• Beyond enrichment of patient populations
  • Treatment response for business or regulatory decision-making
  • Differential diagnosis and therapeutic decision-making
  • 10:30 Morning Coffee

    10:50 NON INVASIVE VISIBLE LIGHT IMAGING IN DRUG DISCOVERY AND DEVELOPMENT

    Dr Peter Lassota

    Dr Peter Lassota, Divisional Vice President, Oncology , Caliper Life Sciences

  • Light emitting transgenic mice in drug discovery
  • Designing screening assays with animal studies in mind: bridging the in vitro/in vivo gap
  • Choosing the right imaging modality: two can be better than one
  • Clinic: the final frontier. Will light be with us there?
  • 11:30 INTEGRATING PHARMACOLOGY IMAGING AND ANIMAL MODELS IN CANCER DRUG EVALUATIONS

    Xavier Tizon

    Xavier Tizon, MRI Lab Manager, Oncodesign

  • What’s new about experimental cancer models: does there exist a universal model?
  • From rat models to patients: proof of cancer
  • Doing translational research with MRI and PET
  • Early determination of efficacy biomarkers: antiangiogenic agent and MRI
  • Development of an optimised schedule of administration for a combination study based on biomarker imaging
  • 12:10 INTERACTIVE PANEL DISCUSSION

    Dr Karol Sikora

    Dr Karol Sikora, Scientific Director, Oncology, Medical Solutions and Professor, Cancer Medicine, Imperial College, London

    Dr Haren Rupani

    Dr Haren Rupani, Global Head, Oncology Imaging, Novartis

    Dr Donald Rosen

    Dr Donald Rosen, Founder and Chief Strategic Officer, RadPharm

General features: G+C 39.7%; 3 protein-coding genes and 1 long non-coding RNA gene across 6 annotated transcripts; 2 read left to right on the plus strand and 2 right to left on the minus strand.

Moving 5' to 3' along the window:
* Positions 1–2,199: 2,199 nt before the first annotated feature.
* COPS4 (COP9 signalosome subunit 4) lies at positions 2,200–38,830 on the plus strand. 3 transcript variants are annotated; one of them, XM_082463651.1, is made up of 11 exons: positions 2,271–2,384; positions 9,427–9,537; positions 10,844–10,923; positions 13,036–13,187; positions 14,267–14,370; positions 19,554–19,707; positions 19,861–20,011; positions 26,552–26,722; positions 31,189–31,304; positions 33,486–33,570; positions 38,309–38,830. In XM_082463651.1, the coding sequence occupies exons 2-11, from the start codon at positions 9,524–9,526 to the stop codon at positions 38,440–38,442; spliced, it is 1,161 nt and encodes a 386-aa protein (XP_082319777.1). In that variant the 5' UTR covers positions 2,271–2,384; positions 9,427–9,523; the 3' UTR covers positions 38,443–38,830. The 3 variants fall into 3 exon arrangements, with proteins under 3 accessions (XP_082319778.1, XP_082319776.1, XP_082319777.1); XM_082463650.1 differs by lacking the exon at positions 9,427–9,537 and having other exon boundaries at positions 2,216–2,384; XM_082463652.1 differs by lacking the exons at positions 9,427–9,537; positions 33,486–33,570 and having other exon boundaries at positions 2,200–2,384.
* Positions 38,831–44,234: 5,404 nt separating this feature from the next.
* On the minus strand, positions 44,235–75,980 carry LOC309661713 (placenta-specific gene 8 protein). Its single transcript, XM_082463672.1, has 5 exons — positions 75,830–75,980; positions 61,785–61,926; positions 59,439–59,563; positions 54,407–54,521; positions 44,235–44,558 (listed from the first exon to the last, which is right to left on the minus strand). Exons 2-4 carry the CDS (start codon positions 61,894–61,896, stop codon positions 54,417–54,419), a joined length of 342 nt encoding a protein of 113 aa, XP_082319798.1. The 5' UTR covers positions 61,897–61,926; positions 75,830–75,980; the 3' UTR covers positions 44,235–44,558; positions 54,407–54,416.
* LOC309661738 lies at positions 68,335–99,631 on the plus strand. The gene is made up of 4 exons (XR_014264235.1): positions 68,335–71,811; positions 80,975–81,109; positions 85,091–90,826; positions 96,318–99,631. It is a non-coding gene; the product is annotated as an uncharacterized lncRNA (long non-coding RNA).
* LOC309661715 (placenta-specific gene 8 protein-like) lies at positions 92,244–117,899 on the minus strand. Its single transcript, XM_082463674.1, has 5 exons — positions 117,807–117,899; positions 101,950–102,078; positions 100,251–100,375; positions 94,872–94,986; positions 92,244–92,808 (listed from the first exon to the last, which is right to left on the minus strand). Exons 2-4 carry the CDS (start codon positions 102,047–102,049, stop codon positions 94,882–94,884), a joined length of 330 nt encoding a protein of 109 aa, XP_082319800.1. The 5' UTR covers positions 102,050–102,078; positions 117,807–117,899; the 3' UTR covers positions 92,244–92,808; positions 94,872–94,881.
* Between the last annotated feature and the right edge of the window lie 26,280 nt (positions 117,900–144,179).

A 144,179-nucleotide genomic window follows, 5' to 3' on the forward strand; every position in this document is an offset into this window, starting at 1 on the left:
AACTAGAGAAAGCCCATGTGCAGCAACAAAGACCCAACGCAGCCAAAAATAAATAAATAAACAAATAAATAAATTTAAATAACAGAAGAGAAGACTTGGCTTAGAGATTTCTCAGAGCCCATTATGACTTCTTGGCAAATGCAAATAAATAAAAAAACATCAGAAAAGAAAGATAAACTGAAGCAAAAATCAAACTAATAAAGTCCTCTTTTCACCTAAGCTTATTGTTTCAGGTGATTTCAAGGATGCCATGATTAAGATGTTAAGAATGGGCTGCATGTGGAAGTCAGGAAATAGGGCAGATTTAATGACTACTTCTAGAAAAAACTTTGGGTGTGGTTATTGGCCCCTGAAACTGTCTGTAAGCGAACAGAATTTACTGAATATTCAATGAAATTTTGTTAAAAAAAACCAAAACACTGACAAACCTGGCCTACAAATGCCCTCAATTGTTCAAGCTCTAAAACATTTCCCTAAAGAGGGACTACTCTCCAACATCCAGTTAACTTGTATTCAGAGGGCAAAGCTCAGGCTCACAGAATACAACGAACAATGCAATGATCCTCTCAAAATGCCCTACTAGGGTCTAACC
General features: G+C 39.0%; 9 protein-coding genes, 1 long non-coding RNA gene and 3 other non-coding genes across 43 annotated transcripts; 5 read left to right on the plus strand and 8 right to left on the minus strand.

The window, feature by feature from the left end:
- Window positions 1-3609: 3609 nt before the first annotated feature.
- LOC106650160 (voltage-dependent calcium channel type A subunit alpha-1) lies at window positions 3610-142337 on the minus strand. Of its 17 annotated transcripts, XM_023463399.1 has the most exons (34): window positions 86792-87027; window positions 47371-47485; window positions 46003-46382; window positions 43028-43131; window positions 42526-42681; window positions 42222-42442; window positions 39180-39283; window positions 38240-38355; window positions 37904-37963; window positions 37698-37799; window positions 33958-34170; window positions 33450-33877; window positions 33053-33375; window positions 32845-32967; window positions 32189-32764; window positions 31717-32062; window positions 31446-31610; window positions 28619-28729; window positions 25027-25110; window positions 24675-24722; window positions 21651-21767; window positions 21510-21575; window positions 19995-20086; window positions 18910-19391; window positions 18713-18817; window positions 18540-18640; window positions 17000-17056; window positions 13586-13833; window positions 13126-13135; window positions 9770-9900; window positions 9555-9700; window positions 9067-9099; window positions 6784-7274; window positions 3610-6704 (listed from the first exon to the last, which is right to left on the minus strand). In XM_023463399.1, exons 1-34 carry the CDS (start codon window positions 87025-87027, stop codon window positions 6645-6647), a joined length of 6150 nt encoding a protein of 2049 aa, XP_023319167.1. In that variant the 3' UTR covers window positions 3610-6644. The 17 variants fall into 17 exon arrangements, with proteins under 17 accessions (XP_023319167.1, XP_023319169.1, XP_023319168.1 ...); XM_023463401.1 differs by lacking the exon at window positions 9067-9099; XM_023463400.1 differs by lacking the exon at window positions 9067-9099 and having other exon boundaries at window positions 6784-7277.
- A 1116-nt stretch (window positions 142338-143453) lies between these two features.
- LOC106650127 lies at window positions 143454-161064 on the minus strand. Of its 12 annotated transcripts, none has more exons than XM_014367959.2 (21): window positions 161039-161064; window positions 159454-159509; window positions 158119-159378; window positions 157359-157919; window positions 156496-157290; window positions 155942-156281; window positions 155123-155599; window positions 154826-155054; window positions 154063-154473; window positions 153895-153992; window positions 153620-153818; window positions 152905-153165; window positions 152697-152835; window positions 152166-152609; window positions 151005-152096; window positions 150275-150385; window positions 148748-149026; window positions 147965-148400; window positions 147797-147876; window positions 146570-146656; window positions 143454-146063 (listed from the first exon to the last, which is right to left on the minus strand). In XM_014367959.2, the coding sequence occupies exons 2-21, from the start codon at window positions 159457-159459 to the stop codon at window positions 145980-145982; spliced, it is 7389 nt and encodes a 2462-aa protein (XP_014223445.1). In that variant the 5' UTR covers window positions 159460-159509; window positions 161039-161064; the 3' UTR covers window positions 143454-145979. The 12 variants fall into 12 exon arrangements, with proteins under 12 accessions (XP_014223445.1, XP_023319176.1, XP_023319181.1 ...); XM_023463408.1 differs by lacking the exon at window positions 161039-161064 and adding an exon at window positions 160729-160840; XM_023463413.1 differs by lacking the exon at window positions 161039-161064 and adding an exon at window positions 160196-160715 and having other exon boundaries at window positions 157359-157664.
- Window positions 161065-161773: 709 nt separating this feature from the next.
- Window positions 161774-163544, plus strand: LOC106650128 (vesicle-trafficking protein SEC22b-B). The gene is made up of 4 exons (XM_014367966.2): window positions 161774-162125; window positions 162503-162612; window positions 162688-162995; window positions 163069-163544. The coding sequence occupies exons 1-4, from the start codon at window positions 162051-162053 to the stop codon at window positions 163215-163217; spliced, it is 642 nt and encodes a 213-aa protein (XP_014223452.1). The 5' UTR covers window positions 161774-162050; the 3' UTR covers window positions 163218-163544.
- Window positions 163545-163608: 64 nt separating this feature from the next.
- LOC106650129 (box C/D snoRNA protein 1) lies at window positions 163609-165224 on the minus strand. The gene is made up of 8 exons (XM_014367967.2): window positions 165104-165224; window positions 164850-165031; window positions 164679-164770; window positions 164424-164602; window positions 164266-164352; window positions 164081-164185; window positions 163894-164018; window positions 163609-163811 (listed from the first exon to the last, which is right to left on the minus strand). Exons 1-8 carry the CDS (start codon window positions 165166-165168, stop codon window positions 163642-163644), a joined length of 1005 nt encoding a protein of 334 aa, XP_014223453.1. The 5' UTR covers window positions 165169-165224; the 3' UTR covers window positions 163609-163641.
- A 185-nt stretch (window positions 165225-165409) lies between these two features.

Dr Patricia Cole

    Dr Patricia Cole, Senior Director and Head, Imaging Programmes, Eisai

    12:50 Networking Lunch

    14:20 MEDICAL IMAGING PLATFORMS FOR CLINICAL TRIALS

    David La Point

    David La Point, Vice President, Business Development, Beacon Bioscience

  • Understand the nature of digital imaging data
  • Understand what FDA is looking for in charters and image based submissions
  • React to adaptive designs within a platform
  • Develop internal expertise and tools for maximizing the image data
  • Development of an image-based knowledge tool
  • 15:00 LESSONS LEARNED IN ONCOLOGY CLINICAL TRIALS

    Dr Donald Rosen

    Dr Donald Rosen, Founder and Chief Strategic Officer, RadPharm

  • Rational for the use of blinded independent central review for oncology clinical trials
  • Our experience having performed the image review in over 200 global oncology clinical trials
  • The justification presented in the literature
  • The regulatory opinion
  • Independent eligibility review of images in oncology clinical trials
  • 15:40 Afternoon Tea

    16:00 STANDARDIZATION IN ONCOLOGY FUNCTIONAL BIOMARKERS

    Dr Paul Maguire

    Dr Paul Maguire, Associate Director, Global Technology Group, Oncology Thepapeutic Area, Pfizer*

  • Applications of functional imaging markers in oncology
  • Standardization hurdles to biomarker application
  • Industrial requirements
  • Protocol standardization needs
  • Current developments
  • 16:40 IMAGING IN CLINICAL TRIALS

    Dr C Carl Jaffe

    Dr C Carl Jaffe, Branch Chief, Diagnostic Imaging Branch, Cancer Imaging Program, Cancer Treatment and Diagnosis Division, National Cancer Institute, USA

  • Ongoing efforts to standardise image acquisition
  • Coping with technology advancement and equipment variation by different manufacturers
  • Uniform analysis measures for: anatomic, dynamic and molecular imaging techniques
  • Accrual effects of protocols variation amongst different institutions
  • Image 'charters', quality monitoring and image auditing
  • 17:20 Chairman’s Closing Remarks and Close of Day One